The Myth—Trial Lawyers Can Read Non-Verbal Cues
For those who practice litigation, the narrative of the trial lawyer is part of our psyche. It is part Atticus Finch, a dash of Clarence Darrow, and a whole smattering of our local mentors, teachers, opponents and others who have helped frame our notion of what it means to be an advocate. Like all narratives, however, only a portion of it is grounded in reality.
For example, much of the expressed reluctance to move to remote advocacy is a fear that attorneys may miss many meaningful non-verbal cues we can only read in person. Upon what data are we relying? I have yet to see any evidence that backs up the notion that lawyers are good at this in general—and certainly none to say we are better at it than the general public. If we subject ourselves to our own “Daubert” analysis, do we have any true science to back up our claims? Do we have any special training in nonverbal behavior? Can we cite to any scientific studies or literature that would support our assertion?
The Reality—We Can’t Read Non-Verbal Cues As Well As We Think We Can
The reality is most of us are not very good at reading nonverbal cues. Most likely our “gut feelings” are actually our implicit biases expressing themselves. “What—she can’t possibly be right!”
Daphne O’Regan’s Introduction in “Eying the Body: The Impact of Classical Rules for Demeanor Credibility, Bias, and the Need to Blind Legal Decision Makers,” 37 PACE L. REV. 379 (2017), provides footnotes to multiple sources to back up this claim:
The Honorable Mark W. Bennett is only the most recent observer to lament that “[t]he standards for determining witness credibility have persisted as if frozen in time, based on myth, and completely unconnected with current knowledge of cognitive psychology.”2 Judge Bennett’s frustration is understandable. The belief that most people can reliably detect lies by scrutinizing the body of the speaker is quite simply false, a fact recognized for at least twenty-five years–or 2,500.3 Increasing awareness of implicit or cognitive bias in decision-making renders continued reliance on physical signs of credibility even more suspect.4
Likewise, in “Live Hearings and Paper Trials,” 38 FLA. ST. U. L. REV. 827 (2011), Mark Spottswood finds:
Unfortunately, when judges, lawyers, and rulemakers consider this issue, they are led astray by the widely shared-but false-assumption that a judge can best determine issues of credibility by viewing the demeanor of witnesses while they are testifying. In fact, a large body of scientific evidence indicates that judges are more likely to be deceived by lying or mistaken witnesses when observing live testimony than if the judges were to review a paper transcript…. Live hearings and trials will often, but not always, do more harm than good. In addition to the fact that demeanor cues generally impair credibility judgments, there are a number of cognitive biases that may arise from having one’s first impressions of a witness be visual and auditory impressions. These include a persistent human tendency to trust or distrust witnesses based on their physical attractiveness, their social status, their race, or other features that may make them similar to, or different than, the fact-finder.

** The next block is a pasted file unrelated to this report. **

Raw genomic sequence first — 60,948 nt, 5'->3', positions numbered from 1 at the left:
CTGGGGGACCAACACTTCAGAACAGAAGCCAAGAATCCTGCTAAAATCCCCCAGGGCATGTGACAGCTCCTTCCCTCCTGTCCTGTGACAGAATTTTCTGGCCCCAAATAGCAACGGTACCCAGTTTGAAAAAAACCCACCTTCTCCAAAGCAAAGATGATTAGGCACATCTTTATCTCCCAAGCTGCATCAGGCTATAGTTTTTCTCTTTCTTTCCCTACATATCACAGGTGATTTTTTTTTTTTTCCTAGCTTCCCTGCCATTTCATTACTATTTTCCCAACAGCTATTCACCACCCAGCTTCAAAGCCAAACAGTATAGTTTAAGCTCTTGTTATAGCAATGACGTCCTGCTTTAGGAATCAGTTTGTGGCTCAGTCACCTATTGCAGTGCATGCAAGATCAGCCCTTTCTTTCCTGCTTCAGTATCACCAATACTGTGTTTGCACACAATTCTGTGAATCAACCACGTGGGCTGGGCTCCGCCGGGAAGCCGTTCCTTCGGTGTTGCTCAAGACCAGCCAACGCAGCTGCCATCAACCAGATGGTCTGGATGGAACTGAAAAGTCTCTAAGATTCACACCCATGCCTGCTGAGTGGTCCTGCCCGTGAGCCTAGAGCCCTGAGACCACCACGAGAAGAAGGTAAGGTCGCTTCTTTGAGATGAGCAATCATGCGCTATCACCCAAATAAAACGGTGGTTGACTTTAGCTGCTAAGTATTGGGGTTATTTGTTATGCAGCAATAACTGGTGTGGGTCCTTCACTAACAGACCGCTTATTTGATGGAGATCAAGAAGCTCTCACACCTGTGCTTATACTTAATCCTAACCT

Even if you don’t believe me or these sources or you are truly exceptional at reading nonverbal behavior, the current circumstances surrounding the ongoing Covid-19 pandemic require us to establish a new narrative.
What would have happened during this pandemic if doctors and other healthcare providers had thrown up their hands and said, “We can’t practice medicine without the same PPE we are used to.” What if they refused to perform tele-medicine after simply deciding it’s not as good as in person medicine? Were physicians willing to let patients die because their choice was perceived as less desirable than before? Of course not.
As trial lawyers, our new narrative needs to include adaptability and flexibility. We must adjust and adapt our skills to provide our clients with the best possible advocacy we can under the circumstances. Our new narrative calls for us to learn how to build rapport through a screen and read facial cues from above a mask. We must rise to the occasion, do some research, and learn new skills. We need to work as hard as the medical profession has done to bring justice to our clients under these challenging circumstances. This is our moment to shine, not sit in our homes waiting for the world to return to a normal that may never exist again. Let’s get back to being trial lawyers.